sensitivity vary from commodity to commodity. For example,
Miklius, Casavant, and Garrod found that for shippers longer
transit times for apples are often desirable, whereas speed is
always sought when transporting cherries. The reasons cited by
the authors are as follows. Apples are a long-lived fruit with
relatively low per unit value. A lengthy transit time may be
advantageous as it provides more storage-in-transit. Cherries,
on the other hand, are valuable and highly perishable. Slow
transit is costly, therefore, both because of high carrying

(interest) costs associated with the cargo and losses due to

spoilage. Therefore, disaggregation of data to preserve the
identity of loads of different types with differing service
characteristics is important in perishables transportation

Research by Beilock and Shonkwiler, and Beilock, Kohbur-
ger, and Morgan) at the University of Florida has reaffirmed
the importance of taking into account differences in load
types. Rates for Florida tomatoes, grapefruit, and sweetcorn
and for California lettuce and citrus were found to vary both
with respect to average levels and to fluctuations over time.
This work, however, used data which did not allow for differ-
ences in transportation service characteristics, load arrange-
ment, or carrier type.

At the Transportation Research Center of the University of
Florida's Department of Civil Engineering, a study of Florida's
perishable transport system was carried out in 1980 and 1981.
Their results indicate the following:

1. carriers are not compensated for making additional pick-
ups and drops, and
2. owner-operators tend to get high cost-low net revenue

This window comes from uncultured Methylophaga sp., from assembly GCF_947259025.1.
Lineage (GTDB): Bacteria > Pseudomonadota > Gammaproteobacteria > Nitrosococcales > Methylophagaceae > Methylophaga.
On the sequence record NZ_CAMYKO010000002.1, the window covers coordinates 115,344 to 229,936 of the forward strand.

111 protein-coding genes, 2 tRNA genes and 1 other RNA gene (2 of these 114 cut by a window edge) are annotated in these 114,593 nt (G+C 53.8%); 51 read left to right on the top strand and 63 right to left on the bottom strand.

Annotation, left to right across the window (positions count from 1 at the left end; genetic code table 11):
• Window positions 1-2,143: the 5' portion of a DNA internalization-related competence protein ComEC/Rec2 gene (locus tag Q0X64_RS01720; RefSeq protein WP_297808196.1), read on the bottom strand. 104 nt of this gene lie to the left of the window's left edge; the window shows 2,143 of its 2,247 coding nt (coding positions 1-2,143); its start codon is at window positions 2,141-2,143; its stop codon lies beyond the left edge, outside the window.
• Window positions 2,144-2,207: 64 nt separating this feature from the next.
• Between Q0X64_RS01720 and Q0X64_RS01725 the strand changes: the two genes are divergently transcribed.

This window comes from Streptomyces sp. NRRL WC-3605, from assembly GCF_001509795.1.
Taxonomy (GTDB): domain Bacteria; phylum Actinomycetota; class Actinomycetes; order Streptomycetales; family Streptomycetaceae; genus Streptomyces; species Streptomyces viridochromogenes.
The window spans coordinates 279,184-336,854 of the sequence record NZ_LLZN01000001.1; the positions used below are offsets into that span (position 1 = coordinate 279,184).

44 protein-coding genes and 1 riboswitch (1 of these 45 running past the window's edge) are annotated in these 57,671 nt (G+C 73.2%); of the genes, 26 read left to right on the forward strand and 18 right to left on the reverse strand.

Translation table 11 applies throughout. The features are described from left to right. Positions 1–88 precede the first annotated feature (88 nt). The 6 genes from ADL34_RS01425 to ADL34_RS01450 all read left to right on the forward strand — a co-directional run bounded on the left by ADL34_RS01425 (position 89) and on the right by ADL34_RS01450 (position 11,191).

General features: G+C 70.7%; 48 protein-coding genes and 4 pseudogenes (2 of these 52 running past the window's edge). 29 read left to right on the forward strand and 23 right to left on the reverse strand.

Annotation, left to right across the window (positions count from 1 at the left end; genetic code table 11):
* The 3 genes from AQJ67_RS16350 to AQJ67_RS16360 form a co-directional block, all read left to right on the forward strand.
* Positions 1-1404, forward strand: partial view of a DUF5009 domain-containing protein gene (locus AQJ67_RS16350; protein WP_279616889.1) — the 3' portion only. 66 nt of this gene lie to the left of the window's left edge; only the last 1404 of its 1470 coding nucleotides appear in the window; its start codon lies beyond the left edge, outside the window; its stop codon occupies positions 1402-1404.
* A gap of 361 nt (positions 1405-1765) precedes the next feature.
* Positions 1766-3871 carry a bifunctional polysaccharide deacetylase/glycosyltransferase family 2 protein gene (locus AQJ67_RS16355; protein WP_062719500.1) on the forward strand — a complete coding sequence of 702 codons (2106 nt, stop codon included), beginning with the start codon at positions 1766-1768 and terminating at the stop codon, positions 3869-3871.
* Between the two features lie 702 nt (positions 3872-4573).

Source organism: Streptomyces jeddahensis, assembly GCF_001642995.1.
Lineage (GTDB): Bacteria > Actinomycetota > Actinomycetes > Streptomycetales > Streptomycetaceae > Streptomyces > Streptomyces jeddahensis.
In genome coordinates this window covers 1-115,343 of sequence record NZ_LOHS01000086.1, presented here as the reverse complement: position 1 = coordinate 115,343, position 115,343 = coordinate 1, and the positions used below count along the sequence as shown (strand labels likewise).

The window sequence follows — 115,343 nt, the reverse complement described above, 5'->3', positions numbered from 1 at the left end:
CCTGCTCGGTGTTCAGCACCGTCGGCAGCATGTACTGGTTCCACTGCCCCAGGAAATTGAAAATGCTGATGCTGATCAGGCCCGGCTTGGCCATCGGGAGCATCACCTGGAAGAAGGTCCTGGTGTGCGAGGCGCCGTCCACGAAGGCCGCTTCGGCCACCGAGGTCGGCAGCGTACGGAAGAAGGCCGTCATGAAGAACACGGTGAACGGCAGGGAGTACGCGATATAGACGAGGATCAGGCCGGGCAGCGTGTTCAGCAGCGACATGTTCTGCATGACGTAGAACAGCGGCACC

loads, while fleet carriers typically are able to secure
low cost-high cost revenue loads (Maze and Pavlovic et

These results are surprising, considering the atomistic struc-
ture of the industry and the apparent ease and magnitude of
information flows. When the State of Florida last registered
carriers of perishables (1979) there were over 20,000 carriers
and over 200 brokers. Moreover, the Florida Department of
Agriculture and Consumer Services lists in excess of 2,000
active receivers of Florida perishables (perishables are typi-
cally sold f.o.b. origin, with the receiver paying for the
freight). Information regarding market conditions is constant-
ly transmitted via telephone, at truck stops and over citizens'

band radios. Under such near-classical competitive conditions
one would not expect chronic nonpayment for additional services
(pickups and drops) or that one type of carrier would be con-
sistently favored over another due to the ability to secure
more complete market information.

The conclusions reached by the Transportation Research
Center study team were arrived at largely from informal discus-
sions with carriers, brokers, and receivers rather than by the
use of statistical techniques. The theoretically surprising
nature of their conclusions led to a reexamination of these